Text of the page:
Overall developmental success
Predator composition and abundance in rice fields and puddles
Developmental success of the molecular forms
Overall effect of predation on relative developmental success of the molecular forms in puddles and rice fields.
46.3% (857) a
Total (Pooled data)
Emergence success of the molecular forms in different habitats using a logistic regression accommodating cages variation
Effect of individual predator on the relative success of the forms: logistic analysis
ANOVA for the developmental time of males and females of the molecular forms in different habitats
The ultimate objective of this study was to identify ecological differences between the molecular forms of An. gambiae that might reflect the evolutionary forces producing their divergence. Prompted by the failure to detect adaptive difference between forms in predator free settings , we evaluated the role of larval predators in mediating divergent selection that explains the sharp habitat segregation exhibited by the forms with respect to rice cultivation areas vs. surrounding savanna. We found significant difference in the ability of the molecular forms to exploit the different larval sites conditioned on the presence of predators. In absence of predation, the molecular forms outcompeted each other in their natural habitats (S form being better in puddles and M form being better in rice fields) however, the developmental success of the M form was higher than that of the S form in both habitats under predator pressure. Consistent with the previous study which emphasized the role of competition at least in puddles , our results suggest that both competition and predation shape the pattern of habitat segregation exhibited by the molecular forms; the S form outcompeting the M form in temporary low predation larval sites, and the M form being better in permanent larval sites with high predation. The implications of these results extend beyond the geographical and environmental segregation between the molecular forms into the processes involved in their divergence.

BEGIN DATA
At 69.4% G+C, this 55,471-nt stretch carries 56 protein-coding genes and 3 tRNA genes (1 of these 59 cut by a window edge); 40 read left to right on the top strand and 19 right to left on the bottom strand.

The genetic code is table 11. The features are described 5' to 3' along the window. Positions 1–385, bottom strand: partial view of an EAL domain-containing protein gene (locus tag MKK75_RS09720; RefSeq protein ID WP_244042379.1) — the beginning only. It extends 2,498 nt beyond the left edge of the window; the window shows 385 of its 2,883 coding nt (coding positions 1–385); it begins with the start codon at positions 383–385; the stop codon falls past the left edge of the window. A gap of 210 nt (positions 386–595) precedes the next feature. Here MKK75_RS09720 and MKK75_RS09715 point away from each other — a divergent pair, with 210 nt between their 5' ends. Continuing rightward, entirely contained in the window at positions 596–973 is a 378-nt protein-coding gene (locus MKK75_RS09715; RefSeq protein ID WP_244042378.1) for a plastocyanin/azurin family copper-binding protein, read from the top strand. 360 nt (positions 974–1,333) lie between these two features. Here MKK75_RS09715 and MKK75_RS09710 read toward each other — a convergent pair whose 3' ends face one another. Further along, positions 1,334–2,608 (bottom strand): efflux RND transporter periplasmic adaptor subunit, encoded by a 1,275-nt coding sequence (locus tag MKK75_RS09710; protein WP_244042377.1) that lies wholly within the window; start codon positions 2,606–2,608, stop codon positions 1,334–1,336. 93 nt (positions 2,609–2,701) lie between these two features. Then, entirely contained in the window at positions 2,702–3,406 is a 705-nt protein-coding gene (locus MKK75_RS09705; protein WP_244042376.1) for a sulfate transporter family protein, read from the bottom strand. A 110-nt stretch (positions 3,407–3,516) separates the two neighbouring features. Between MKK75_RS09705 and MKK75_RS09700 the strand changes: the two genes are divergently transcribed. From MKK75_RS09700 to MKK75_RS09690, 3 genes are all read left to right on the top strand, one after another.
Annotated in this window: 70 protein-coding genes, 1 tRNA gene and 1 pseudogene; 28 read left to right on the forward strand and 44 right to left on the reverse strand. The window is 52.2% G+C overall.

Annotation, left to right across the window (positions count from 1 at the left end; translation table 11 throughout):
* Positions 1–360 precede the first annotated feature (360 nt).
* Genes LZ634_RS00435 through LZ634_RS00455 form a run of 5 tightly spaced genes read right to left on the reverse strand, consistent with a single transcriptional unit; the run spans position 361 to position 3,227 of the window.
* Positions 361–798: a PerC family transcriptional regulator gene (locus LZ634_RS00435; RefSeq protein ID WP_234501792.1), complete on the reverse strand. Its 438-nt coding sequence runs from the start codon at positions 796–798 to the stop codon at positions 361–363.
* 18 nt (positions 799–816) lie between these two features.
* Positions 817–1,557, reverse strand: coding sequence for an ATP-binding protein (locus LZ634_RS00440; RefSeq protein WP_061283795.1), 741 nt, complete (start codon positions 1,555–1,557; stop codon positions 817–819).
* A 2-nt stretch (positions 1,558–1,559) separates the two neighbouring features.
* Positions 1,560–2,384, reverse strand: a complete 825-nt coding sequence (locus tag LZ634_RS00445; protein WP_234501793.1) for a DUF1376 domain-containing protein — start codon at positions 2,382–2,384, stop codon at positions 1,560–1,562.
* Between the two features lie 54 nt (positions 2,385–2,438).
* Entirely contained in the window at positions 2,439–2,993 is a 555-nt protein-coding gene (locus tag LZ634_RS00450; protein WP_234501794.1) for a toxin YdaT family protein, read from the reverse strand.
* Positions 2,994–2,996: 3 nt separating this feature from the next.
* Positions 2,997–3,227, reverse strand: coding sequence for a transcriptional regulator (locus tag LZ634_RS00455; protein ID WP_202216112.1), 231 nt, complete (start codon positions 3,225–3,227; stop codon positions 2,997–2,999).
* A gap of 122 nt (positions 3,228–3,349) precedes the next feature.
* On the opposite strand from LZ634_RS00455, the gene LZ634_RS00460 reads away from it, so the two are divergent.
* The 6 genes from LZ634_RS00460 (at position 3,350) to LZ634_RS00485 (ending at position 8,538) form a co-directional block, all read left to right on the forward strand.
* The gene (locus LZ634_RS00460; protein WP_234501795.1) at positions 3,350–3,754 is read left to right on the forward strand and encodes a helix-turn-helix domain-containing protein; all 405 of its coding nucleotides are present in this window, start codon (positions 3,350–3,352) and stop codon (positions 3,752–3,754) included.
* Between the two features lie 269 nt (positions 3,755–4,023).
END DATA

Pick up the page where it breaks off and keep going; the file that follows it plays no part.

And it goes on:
The ecological and genetic processes of species formation are key to understanding how biological diversity is generated. The molecular forms of An. gambiae have been extensively studied for the last decade, and yet the exact mechanisms of their divergence are obscure. So far, few experimental studies have been designed to look at phenotypic traits between the forms and all failed to find consistent differences between them [31, 32]. This is the first empirical evidence for specific adaptive differences between the molecular forms and it stresses the role of larval predation as one of the mechanisms contributing to their divergence [7, 8, 15, 17, 19, 20, 22]. Dobzhansky believed that speciation in Drosophila proceeds mainly through evolving physiological complexes which are successful each in its environment  and Mayr recognized that many of the accumulative genetic differences between populations, particularly those affecting physiological and ecological characters, are potential isolating mechanisms . Recently, several studies have provided evidence in support of divergent selection as evolutionary force driving speciation in different species. A manipulative field experiment using enclosures showed that both competition and predation served as mechanisms of adaptive radiation in Timema stick insects [6, 35] and that predation promotes premating isolation  in walking-sticks.
Among the various natural ecologic forces controlling vector populations, predation seems to be the most important. Predator species may vary across a prey species' range  but we emphasize that predators manipulated in our experiment probably represent the key predators of An. gambiae since independent studies on larval predators of An. gambiae in East Africa [26, 27] have identified key larval predators that match those found in our study. A generalization of our results depends on how much predators in An. gambiae larval sites rely on this mosquito rather than on other prey and to what extent medium and large larval sites used in this study account for An. gambiae total productivity? Predators certainly prey on a variety of small aquatic invertebrates but not much is known about the diet of these predators in larval sites of An. gambiae. Service  could not identify alternative prey in An. gambiae larval site in Kenya, therefore concluded that predation was mainly limited to An. gambiae. We have found larvae of other mosquito species in the same sites only on few occasions suggesting that An. gambiae was probably the main prey that predators could feed on. Additionally, medium and large larval sites as used in this experiment probably represent the typical conditions An. gambiae grows in as studies on larval sites predators revealed. Mutuku and collaborators have found that larger sites such as quarries produced more adult mosquitoes and accounted for about 85% of An. gambiae adults . Small larval sites, such as hoof prints promote larval development but fail usually to produce pupae. High probability of desiccation of the small larval sites was an important factor accounting for their failure to support complete development.